Inspired by a true story: In October 1815, an illiterate American sailor named Robert Adams was discovered roaming the streets of London, half-naked and starving. In the months that followed, high society was rocked by his tale.
At a time when the European powers were posturing for empire, there was one quest above all else, one destination to which no Christian had ever ventured and returned alive – Timbuctoo.
Regarded as a golden metropolis par excellence, an African Eldorado, fashioned from the purest gold, it was for centuries a European obsession. The British, Germans, French, and others, dispatched their most capable explorers to seek it out and to sack it. Most of them never returned. The only nation uninterested in the mania for Timbuctoo was the fledgling United States. And so, when a young American sailor claimed to have visited the city as a guest of its king, while a white slave in Africa, it caused uproar on an unknown scale. More shocking still was the sailor’s description of the Eldorado – as a poverty-stricken and wretched place – and the fact that he seemed blasé and uninterested at having been there at all.
Set against a backdrop of the British Regency, a time of ultimate decadence and avarice, of haves and have-nots, Robert Adams’ tale has been all but forgotten, until now.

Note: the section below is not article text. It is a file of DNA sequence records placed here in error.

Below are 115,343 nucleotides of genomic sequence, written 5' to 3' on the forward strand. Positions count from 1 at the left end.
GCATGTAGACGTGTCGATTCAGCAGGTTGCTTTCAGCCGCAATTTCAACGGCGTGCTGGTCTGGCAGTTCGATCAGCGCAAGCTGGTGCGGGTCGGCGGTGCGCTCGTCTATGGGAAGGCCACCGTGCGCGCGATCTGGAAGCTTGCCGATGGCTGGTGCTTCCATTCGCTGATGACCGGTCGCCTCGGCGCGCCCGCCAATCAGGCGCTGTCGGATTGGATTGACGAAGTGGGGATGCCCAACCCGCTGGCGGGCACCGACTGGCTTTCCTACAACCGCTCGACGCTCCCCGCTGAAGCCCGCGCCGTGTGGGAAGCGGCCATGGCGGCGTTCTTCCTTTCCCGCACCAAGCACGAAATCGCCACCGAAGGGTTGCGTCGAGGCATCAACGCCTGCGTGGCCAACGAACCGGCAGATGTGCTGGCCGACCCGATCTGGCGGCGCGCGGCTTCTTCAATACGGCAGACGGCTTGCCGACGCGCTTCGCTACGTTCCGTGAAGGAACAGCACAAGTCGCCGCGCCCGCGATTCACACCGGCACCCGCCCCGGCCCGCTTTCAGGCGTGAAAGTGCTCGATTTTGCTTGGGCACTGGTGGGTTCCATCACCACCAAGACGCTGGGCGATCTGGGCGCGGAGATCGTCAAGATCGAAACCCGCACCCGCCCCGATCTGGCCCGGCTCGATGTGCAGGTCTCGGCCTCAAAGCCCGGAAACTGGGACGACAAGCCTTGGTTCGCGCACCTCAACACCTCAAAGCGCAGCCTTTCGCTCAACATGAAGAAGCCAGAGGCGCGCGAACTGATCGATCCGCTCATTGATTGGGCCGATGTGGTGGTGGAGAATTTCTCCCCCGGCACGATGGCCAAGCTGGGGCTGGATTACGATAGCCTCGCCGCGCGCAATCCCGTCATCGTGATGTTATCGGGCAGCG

An astonishing story of survival and hardship, it’s a one touched with irony. A man who had set out to make his fame and fortune through trade, Robert Adams gained both, but by selling the tale of his journey.
Almost twenty years ago, Tahir Shah noticed an inch-thick quarto-sized book propping up a water pipe in the basement of the London Library. Pulling it out, he first set eyes on Robert Adams’ Narrative, published by John Murray in 1816. The book became an obsession to Shah, just as Regency London was itself fixated with the golden metropolis of Timbuctoo. Packed with well-researched detail of the time, and inspired by Adams’ ordeal, Timbuctoo is a fast-past and compelling read. It’s a tale of treachery, greed, love and, above all else, of survival in the face of insurmountable odds.